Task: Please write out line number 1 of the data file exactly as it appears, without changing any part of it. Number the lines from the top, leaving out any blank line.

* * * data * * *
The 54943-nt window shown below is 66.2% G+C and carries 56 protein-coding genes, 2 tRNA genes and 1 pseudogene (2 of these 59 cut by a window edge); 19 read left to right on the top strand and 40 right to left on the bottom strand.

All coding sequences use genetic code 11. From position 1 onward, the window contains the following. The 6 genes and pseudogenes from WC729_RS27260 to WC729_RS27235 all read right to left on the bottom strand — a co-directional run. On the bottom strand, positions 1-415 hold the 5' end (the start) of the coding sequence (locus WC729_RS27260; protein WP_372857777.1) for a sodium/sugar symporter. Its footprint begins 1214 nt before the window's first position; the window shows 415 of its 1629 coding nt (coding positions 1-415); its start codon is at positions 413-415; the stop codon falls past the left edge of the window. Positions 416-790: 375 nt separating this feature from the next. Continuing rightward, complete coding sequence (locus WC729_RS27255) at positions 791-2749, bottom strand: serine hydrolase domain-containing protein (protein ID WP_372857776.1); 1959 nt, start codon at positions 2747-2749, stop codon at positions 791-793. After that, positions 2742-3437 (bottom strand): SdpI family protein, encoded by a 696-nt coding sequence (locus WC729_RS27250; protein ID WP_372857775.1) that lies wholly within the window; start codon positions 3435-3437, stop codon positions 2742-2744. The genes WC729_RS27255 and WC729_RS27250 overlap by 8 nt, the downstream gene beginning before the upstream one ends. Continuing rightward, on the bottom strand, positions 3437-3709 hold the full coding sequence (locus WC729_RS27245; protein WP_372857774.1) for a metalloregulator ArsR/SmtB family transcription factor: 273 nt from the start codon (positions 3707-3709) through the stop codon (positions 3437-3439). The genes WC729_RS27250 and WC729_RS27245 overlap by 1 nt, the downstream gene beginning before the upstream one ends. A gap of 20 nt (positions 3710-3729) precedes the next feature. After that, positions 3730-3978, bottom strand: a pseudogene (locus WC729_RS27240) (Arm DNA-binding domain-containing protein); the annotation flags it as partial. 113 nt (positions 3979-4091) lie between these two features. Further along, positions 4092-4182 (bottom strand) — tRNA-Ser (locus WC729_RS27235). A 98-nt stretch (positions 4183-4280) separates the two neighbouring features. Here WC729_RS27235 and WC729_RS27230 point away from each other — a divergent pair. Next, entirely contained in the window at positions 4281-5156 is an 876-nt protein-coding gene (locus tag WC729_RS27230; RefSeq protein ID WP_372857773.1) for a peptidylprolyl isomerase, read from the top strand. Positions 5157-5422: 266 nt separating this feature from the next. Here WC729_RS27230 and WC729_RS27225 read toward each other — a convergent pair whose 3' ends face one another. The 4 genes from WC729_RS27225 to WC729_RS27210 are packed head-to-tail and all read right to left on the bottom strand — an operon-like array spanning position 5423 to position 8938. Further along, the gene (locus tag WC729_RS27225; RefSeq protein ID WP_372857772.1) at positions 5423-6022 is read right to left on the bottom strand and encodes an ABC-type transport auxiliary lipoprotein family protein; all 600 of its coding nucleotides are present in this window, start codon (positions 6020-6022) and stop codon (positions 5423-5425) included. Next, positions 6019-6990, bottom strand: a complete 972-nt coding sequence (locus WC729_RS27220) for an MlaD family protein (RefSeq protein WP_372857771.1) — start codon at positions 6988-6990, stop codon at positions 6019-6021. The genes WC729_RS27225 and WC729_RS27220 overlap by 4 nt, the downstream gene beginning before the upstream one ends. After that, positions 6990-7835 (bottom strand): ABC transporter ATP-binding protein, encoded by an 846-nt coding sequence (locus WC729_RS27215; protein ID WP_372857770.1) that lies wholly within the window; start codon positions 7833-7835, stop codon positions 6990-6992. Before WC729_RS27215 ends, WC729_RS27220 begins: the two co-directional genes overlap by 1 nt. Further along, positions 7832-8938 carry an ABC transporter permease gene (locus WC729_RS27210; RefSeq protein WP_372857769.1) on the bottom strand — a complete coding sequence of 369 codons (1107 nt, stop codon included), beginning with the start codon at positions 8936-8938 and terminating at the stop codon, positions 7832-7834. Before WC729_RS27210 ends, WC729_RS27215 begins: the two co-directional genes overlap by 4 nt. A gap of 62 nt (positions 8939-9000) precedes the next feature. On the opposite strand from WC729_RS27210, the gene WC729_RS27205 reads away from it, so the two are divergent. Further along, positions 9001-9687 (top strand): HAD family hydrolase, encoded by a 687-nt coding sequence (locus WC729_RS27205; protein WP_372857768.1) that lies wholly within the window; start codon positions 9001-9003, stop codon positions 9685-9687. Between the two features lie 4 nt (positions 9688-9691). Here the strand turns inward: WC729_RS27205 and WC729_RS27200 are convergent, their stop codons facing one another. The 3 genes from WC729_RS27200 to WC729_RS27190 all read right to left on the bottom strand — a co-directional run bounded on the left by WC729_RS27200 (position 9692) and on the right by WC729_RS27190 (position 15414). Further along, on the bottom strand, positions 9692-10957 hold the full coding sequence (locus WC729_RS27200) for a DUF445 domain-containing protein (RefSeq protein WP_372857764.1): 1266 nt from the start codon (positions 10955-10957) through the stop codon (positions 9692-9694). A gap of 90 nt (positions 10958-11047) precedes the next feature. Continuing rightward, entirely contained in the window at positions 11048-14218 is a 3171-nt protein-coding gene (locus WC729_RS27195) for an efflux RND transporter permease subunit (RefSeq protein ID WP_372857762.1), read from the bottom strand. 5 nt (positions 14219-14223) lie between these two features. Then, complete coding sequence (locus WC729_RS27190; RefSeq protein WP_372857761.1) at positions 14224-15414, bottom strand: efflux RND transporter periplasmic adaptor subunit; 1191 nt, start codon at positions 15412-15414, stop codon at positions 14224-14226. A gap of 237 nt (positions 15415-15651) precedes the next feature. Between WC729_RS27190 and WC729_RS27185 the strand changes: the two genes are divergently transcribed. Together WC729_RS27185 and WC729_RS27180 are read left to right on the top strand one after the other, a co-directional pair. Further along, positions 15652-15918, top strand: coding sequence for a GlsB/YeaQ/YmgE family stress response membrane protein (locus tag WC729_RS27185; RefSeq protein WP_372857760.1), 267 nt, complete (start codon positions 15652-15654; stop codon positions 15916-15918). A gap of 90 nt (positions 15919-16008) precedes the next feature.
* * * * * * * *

The 54943-nt window shown below is 66.2% G+C and carries 56 protein-coding genes, 2 tRNA genes and 1 pseudogene (2 of these 59 cut by a window edge); 19 read left to right on the top strand and 40 right to left on the bottom strand.